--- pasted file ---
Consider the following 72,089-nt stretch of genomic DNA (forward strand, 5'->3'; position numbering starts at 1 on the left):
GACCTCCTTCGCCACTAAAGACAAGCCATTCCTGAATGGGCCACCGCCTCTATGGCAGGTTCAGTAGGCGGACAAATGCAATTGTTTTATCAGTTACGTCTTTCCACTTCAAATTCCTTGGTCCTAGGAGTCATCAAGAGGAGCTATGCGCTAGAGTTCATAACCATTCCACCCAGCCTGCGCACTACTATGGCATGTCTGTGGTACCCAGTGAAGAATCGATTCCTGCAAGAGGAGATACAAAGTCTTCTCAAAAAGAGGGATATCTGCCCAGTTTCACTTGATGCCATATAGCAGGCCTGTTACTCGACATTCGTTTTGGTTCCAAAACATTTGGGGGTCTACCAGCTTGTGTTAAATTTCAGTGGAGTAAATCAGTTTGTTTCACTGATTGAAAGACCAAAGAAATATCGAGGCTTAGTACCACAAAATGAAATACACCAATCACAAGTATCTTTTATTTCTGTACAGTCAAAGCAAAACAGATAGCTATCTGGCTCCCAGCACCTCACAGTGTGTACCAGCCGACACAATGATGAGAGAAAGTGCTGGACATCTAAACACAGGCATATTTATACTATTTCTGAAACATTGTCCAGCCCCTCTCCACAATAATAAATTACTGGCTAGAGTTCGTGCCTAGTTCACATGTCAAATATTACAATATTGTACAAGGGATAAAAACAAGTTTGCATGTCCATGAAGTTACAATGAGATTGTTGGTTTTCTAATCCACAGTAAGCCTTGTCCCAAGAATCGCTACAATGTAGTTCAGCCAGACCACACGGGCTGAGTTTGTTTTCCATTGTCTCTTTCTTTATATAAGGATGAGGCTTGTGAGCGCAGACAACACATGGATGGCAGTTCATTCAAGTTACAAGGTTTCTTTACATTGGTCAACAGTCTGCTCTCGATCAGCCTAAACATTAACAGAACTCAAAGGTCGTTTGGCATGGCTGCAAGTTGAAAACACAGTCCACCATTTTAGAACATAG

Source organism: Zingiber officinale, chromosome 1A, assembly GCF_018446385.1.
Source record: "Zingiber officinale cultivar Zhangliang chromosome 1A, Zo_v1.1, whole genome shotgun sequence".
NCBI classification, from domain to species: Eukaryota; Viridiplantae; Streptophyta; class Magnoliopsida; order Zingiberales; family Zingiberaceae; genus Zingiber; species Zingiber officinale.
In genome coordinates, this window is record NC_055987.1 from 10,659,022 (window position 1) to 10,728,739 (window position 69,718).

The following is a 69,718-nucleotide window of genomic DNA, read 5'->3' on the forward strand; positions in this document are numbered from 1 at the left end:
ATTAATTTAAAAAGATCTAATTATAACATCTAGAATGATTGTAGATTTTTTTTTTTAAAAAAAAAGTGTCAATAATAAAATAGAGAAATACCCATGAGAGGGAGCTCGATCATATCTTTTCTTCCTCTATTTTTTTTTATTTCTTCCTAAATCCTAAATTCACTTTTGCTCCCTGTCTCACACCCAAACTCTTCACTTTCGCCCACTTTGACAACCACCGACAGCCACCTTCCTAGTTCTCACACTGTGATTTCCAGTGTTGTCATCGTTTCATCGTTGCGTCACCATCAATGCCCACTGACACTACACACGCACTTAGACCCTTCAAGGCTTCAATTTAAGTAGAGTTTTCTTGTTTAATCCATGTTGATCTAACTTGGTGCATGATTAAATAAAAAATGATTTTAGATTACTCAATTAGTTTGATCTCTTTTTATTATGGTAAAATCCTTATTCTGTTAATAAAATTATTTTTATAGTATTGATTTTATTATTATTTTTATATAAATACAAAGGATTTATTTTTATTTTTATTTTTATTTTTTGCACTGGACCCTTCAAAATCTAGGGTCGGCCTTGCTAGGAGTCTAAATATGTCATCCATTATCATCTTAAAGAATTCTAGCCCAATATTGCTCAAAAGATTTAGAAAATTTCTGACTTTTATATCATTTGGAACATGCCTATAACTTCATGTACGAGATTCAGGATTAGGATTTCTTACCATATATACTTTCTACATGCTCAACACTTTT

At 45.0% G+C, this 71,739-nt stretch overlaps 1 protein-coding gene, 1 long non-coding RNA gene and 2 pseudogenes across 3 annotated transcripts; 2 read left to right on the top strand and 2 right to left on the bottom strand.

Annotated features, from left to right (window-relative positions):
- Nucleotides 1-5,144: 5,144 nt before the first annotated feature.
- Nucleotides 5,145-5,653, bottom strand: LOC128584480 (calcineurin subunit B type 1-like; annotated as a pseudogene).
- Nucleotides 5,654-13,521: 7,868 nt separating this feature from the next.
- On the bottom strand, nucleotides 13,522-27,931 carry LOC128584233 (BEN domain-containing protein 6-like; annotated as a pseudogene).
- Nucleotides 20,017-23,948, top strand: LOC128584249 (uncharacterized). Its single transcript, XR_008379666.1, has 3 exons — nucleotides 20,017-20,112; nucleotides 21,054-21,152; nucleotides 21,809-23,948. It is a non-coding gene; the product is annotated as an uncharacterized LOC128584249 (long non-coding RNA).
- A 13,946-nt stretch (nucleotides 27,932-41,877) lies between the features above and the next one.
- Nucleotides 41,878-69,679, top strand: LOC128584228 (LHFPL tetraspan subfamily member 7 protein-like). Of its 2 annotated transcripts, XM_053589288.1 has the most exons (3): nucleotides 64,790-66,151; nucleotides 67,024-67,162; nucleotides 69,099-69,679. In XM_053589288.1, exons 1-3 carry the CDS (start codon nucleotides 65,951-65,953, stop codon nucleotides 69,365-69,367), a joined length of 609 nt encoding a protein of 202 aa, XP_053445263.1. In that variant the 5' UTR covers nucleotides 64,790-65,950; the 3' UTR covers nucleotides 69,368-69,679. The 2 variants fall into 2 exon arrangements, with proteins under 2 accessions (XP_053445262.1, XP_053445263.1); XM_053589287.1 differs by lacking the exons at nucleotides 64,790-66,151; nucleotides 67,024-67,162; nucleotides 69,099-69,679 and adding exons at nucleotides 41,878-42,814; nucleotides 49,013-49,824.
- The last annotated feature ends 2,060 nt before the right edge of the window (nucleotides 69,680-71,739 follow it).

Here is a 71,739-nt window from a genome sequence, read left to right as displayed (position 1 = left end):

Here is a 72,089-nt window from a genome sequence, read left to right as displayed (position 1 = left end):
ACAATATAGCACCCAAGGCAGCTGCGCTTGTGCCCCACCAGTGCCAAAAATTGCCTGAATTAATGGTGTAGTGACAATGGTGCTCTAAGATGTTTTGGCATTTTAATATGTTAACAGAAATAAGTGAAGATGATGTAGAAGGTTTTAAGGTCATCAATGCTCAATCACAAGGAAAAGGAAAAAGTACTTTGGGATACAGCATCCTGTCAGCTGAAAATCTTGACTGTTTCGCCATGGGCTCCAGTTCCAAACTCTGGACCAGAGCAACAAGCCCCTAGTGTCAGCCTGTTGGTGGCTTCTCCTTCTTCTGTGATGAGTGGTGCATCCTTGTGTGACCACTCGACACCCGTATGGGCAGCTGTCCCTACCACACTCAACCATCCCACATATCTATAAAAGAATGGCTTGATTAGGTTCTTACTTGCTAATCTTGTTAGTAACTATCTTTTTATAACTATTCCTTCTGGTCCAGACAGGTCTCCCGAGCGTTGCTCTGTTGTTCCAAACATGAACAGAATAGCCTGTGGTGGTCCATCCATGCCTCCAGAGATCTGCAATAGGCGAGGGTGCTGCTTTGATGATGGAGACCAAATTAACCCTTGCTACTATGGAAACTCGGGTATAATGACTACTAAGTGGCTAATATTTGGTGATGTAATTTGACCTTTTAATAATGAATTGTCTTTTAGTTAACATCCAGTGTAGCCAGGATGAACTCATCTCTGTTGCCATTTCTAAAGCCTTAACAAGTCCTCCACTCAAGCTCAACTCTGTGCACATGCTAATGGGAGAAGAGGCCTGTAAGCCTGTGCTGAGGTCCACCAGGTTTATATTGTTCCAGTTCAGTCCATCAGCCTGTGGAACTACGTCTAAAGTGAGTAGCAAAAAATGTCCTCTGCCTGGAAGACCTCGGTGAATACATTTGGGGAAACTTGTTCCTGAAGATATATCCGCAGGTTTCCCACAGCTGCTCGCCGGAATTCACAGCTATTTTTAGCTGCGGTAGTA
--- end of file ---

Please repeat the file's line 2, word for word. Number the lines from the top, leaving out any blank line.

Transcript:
GACCTCCTTCGCCACTAAAGACAAGCCATTCCTGAATGGGCCACCGCCTCTATGGCAGGTTCAGTAGGCGGACAAATGCAATTGTTTTATCAGTTACGTCTTTCCACTTCAAATTCCTTGGTCCTAGGAGTCATCAAGAGGAGCTATGCGCTAGAGTTCATAACCATTCCACCCAGCCTGCGCACTACTATGGCATGTCTGTGGTACCCAGTGAAGAATCGATTCCTGCAAGAGGAGATACAAAGTCTTCTCAAAAAGAGGGATATCTGCCCAGTTTCACTTGATGCCATATAGCAGGCCTGTTACTCGACATTCGTTTTGGTTCCAAAACATTTGGGGGTCTACCAGCTTGTGTTAAATTTCAGTGGAGTAAATCAGTTTGTTTCACTGATTGAAAGACCAAAGAAATATCGAGGCTTAGTACCACAAAATGAAATACACCAATCACAAGTATCTTTTATTTCTGTACAGTCAAAGCAAAACAGATAGCTATCTGGCTCCCAGCACCTCACAGTGTGTACCAGCCGACACAATGATGAGAGAAAGTGCTGGACATCTAAACACAGGCATATTTATACTATTTCTGAAACATTGTCCAGCCCCTCTCCACAATAATAAATTACTGGCTAGAGTTCGTGCCTAGTTCACATGTCAAATATTACAATATTGTACAAGGGATAAAAACAAGTTTGCATGTCCATGAAGTTACAATGAGATTGTTGGTTTTCTAATCCACAGTAAGCCTTGTCCCAAGAATCGCTACAATGTAGTTCAGCCAGACCACACGGGCTGAGTTTGTTTTCCATTGTCTCTTTCTTTATATAAGGATGAGGCTTGTGAGCGCAGACAACACATGGATGGCAGTTCATTCAAGTTACAAGGTTTCTTTACATTGGTCAACAGTCTGCTCTCGATCAGCCTAAACATTAACAGAACTCAAAGGTCGTTTGGCATGGCTGCAAGTTGAAAACACAGTCCACCATTTTAGAACATAG